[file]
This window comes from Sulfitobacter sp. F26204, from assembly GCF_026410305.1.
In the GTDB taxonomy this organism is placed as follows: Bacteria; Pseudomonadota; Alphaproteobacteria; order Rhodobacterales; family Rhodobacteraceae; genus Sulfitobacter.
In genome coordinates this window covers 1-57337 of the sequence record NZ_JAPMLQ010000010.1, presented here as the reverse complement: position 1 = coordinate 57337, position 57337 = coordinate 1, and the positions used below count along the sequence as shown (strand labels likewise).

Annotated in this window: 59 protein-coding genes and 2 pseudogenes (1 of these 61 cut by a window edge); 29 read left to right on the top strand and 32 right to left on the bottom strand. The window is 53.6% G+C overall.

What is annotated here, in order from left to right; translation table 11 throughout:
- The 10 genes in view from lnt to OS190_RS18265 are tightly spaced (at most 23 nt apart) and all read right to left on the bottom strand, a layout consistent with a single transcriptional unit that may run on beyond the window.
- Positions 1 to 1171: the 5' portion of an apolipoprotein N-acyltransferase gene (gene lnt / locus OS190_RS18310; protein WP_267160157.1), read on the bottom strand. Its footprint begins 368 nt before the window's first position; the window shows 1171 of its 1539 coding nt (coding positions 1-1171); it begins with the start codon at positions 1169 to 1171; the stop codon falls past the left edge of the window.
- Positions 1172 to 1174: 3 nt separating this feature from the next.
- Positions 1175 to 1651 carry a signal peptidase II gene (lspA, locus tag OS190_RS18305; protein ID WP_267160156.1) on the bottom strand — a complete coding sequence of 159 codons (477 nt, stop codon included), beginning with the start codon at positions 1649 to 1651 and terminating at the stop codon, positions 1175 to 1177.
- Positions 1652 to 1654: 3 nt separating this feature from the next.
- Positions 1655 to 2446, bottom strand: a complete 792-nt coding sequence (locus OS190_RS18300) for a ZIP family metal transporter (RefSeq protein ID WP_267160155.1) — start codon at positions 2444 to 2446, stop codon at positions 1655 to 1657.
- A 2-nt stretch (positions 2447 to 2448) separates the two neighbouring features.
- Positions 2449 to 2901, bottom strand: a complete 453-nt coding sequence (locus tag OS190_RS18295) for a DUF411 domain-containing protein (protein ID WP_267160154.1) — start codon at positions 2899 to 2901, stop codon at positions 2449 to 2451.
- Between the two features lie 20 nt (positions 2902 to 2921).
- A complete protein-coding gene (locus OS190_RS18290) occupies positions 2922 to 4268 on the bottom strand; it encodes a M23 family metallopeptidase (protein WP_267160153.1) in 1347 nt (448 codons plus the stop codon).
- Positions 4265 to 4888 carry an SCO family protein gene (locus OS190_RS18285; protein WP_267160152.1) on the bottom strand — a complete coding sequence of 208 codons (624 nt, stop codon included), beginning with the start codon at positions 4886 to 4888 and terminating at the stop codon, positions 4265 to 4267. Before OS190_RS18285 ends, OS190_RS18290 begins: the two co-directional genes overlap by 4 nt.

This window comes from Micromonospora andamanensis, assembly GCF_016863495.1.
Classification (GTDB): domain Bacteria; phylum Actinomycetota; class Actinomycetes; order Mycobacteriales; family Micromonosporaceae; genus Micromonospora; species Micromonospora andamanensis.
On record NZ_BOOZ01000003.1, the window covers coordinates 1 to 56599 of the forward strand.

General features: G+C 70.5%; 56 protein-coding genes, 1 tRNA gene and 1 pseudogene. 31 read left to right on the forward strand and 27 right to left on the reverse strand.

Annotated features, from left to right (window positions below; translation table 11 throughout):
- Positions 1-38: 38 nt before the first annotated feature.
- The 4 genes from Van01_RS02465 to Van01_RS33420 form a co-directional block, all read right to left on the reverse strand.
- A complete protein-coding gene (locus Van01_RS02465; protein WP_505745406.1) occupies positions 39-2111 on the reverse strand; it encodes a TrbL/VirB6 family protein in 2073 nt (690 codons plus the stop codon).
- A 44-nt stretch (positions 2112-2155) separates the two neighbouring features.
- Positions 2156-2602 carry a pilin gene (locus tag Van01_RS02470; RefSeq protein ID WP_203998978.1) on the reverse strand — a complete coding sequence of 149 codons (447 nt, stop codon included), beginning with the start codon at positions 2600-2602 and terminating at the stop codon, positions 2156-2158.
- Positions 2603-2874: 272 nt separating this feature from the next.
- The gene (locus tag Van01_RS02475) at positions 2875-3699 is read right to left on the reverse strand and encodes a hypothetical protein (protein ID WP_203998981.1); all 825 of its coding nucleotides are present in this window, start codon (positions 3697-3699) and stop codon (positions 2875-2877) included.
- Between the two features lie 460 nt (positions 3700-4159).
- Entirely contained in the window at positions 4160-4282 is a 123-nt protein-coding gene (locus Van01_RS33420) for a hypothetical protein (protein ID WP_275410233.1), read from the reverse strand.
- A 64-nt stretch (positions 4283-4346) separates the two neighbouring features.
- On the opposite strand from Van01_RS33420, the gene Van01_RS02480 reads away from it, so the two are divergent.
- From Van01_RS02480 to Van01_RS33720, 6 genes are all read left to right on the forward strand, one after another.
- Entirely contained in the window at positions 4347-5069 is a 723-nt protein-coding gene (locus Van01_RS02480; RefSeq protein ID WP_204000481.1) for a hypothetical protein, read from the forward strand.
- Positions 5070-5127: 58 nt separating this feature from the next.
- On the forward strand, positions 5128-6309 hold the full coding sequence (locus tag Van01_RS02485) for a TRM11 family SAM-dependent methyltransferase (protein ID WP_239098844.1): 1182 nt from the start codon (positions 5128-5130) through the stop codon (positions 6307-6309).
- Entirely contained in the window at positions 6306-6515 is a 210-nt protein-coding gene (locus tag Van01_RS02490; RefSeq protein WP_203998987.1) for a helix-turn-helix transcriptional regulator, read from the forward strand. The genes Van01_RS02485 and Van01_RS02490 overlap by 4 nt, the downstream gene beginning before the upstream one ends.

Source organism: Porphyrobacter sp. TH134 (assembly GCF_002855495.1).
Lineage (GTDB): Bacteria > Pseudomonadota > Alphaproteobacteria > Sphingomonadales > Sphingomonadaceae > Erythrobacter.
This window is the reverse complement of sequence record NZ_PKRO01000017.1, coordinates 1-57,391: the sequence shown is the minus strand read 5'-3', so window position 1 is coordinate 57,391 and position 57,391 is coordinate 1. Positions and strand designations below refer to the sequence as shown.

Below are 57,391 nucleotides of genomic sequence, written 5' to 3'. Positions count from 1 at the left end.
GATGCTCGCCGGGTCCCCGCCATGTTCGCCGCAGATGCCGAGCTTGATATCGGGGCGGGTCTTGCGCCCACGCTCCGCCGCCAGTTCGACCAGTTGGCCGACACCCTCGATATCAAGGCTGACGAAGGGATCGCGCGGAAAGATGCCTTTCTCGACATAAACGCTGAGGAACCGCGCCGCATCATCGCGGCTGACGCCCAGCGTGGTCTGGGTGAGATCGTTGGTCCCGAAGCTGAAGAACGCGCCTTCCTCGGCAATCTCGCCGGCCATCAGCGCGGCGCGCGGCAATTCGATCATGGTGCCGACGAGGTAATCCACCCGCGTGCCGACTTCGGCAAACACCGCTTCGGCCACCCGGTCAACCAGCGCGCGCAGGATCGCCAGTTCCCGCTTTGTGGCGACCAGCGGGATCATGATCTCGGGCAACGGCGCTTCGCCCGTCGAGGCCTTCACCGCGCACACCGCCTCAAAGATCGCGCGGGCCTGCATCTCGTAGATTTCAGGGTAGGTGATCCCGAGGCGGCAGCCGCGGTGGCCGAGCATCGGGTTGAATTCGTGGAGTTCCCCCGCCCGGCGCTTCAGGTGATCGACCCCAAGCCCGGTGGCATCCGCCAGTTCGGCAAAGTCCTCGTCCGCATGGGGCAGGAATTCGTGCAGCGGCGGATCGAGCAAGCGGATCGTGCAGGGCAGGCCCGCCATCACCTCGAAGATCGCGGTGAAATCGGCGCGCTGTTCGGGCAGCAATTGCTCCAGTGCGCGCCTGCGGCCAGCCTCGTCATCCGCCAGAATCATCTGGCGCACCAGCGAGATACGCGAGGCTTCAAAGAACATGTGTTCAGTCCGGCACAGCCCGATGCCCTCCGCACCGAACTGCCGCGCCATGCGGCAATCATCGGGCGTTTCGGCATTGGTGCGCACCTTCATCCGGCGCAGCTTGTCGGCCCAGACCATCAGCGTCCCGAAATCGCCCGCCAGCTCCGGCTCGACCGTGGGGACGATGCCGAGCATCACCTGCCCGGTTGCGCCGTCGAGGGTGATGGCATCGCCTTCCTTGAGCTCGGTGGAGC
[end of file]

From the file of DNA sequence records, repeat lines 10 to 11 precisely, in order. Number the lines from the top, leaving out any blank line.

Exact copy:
- Positions 1652 to 1654: 3 nt separating this feature from the next.
- Positions 1655 to 2446, bottom strand: a complete 792-nt coding sequence (locus OS190_RS18300) for a ZIP family metal transporter (RefSeq protein ID WP_267160155.1) — start codon at positions 2444 to 2446, stop codon at positions 1655 to 1657.